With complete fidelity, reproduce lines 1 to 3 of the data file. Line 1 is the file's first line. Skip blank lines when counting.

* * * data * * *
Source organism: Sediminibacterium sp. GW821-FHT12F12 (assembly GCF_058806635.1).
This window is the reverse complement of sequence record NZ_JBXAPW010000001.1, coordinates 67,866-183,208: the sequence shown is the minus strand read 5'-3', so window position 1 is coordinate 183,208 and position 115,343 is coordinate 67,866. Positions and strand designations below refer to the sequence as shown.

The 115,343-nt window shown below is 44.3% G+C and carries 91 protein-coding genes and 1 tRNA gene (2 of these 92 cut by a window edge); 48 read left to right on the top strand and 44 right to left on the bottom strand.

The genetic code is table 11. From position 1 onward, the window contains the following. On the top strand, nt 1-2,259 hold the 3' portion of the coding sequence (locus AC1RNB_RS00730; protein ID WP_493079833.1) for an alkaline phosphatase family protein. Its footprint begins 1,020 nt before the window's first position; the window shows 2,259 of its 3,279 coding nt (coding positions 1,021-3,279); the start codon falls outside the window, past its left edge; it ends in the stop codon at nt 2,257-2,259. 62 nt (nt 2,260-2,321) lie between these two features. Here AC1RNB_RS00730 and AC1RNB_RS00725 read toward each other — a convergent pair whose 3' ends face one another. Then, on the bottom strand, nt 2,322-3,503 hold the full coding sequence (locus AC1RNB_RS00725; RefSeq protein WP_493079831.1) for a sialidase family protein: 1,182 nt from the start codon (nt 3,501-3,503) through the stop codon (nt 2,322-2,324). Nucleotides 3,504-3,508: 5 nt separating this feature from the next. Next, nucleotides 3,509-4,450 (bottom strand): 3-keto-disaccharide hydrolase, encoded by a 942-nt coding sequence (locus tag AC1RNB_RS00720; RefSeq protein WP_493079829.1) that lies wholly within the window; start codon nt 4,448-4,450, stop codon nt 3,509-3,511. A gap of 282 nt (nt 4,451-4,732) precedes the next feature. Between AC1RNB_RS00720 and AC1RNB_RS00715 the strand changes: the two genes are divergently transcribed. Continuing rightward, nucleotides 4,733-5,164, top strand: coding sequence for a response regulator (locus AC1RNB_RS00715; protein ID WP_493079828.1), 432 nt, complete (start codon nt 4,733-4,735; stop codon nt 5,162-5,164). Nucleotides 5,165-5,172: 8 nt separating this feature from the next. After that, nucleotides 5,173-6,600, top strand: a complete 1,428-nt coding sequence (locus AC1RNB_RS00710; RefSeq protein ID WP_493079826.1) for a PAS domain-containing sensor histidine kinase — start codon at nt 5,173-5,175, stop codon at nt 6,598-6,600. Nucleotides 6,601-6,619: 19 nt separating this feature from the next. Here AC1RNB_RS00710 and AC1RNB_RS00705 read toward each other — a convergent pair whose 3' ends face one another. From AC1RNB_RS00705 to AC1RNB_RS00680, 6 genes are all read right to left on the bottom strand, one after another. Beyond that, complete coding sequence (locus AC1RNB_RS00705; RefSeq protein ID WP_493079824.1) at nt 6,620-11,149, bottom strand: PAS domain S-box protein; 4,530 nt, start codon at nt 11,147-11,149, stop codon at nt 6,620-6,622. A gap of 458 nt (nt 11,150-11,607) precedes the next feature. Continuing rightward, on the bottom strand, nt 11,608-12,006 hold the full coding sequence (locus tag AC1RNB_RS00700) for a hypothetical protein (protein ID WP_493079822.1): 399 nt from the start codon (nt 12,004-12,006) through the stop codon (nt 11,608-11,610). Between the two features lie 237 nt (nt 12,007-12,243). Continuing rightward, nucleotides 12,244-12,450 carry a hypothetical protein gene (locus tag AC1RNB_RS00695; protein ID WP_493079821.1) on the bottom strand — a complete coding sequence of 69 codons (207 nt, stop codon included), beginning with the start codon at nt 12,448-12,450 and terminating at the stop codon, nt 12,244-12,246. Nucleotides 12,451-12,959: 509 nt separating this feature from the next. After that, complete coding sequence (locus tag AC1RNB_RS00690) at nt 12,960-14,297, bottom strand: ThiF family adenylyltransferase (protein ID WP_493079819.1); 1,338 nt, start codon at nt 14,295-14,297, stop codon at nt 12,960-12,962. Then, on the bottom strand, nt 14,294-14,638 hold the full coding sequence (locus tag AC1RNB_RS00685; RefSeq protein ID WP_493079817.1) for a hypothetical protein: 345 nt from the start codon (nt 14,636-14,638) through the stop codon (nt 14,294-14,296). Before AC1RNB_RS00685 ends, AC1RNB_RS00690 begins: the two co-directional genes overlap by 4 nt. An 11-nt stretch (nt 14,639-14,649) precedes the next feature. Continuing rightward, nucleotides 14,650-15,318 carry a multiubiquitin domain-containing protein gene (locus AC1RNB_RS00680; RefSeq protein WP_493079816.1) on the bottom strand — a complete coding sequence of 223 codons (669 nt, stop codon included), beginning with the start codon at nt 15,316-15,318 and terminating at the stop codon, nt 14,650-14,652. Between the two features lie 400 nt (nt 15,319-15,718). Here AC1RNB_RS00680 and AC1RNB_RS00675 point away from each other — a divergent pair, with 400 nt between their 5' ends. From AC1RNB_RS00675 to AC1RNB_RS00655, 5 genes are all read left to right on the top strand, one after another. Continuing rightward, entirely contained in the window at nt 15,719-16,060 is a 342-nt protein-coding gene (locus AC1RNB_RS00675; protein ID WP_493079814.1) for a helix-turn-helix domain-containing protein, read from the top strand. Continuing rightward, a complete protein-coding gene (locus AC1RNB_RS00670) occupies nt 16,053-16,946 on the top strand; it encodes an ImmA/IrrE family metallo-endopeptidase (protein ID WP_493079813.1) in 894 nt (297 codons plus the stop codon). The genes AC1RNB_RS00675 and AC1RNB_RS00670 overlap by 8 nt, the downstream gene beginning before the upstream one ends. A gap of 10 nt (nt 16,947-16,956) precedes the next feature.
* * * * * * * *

Source organism: Sediminibacterium sp. GW821-FHT12F12 (assembly GCF_058806635.1).
This window is the reverse complement of sequence record NZ_JBXAPW010000001.1, coordinates 67,866-183,208: the sequence shown is the minus strand read 5'-3', so window position 1 is coordinate 183,208 and position 115,343 is coordinate 67,866. Positions and strand designations below refer to the sequence as shown.

The 115,343-nt window shown below is 44.3% G+C and carries 91 protein-coding genes and 1 tRNA gene (2 of these 92 cut by a window edge); 48 read left to right on the top strand and 44 right to left on the bottom strand.